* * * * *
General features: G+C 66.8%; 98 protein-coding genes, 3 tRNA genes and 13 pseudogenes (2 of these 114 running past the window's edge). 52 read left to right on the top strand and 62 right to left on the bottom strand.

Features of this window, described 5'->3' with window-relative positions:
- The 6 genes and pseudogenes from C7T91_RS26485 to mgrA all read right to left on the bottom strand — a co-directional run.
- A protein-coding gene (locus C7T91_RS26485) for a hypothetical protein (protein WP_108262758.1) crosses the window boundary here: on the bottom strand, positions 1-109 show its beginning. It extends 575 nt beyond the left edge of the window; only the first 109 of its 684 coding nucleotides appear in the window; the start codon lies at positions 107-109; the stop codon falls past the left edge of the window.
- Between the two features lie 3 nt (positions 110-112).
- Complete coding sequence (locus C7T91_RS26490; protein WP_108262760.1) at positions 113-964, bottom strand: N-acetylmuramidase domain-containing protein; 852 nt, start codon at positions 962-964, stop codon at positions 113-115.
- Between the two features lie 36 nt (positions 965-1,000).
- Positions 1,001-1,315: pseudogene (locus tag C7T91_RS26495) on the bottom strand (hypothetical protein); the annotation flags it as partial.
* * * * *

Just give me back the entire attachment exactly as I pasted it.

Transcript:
General features: G+C 66.8%; 98 protein-coding genes, 3 tRNA genes and 13 pseudogenes (2 of these 114 running past the window's edge). 52 read left to right on the top strand and 62 right to left on the bottom strand.

Features of this window, described 5'->3' with window-relative positions:
- The 6 genes and pseudogenes from C7T91_RS26485 to mgrA all read right to left on the bottom strand — a co-directional run.
- A protein-coding gene (locus C7T91_RS26485) for a hypothetical protein (protein WP_108262758.1) crosses the window boundary here: on the bottom strand, positions 1-109 show its beginning. It extends 575 nt beyond the left edge of the window; only the first 109 of its 684 coding nucleotides appear in the window; the start codon lies at positions 107-109; the stop codon falls past the left edge of the window.
- Between the two features lie 3 nt (positions 110-112).
- Complete coding sequence (locus C7T91_RS26490; protein WP_108262760.1) at positions 113-964, bottom strand: N-acetylmuramidase domain-containing protein; 852 nt, start codon at positions 962-964, stop codon at positions 113-115.
- Between the two features lie 36 nt (positions 965-1,000).
- Positions 1,001-1,315: pseudogene (locus tag C7T91_RS26495) on the bottom strand (hypothetical protein); the annotation flags it as partial.